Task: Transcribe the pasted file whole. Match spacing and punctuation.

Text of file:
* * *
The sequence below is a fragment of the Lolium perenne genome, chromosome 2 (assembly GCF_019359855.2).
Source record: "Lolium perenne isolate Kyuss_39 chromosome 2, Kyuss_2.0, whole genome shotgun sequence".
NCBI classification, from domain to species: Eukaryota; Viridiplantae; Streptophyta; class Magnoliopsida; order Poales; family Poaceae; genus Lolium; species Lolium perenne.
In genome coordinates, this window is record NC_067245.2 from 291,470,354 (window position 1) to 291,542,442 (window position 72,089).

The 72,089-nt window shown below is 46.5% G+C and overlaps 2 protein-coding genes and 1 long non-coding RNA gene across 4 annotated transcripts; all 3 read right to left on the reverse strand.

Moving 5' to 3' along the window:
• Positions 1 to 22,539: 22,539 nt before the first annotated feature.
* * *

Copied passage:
The sequence below is a fragment of the Lolium perenne genome, chromosome 2 (assembly GCF_019359855.2).
Source record: "Lolium perenne isolate Kyuss_39 chromosome 2, Kyuss_2.0, whole genome shotgun sequence".
NCBI classification, from domain to species: Eukaryota; Viridiplantae; Streptophyta; class Magnoliopsida; order Poales; family Poaceae; genus Lolium; species Lolium perenne.
In genome coordinates, this window is record NC_067245.2 from 291,470,354 (window position 1) to 291,542,442 (window position 72,089).

The 72,089-nt window shown below is 46.5% G+C and overlaps 2 protein-coding genes and 1 long non-coding RNA gene across 4 annotated transcripts; all 3 read right to left on the reverse strand.

Moving 5' to 3' along the window:
• Positions 1 to 22,539: 22,539 nt before the first annotated feature.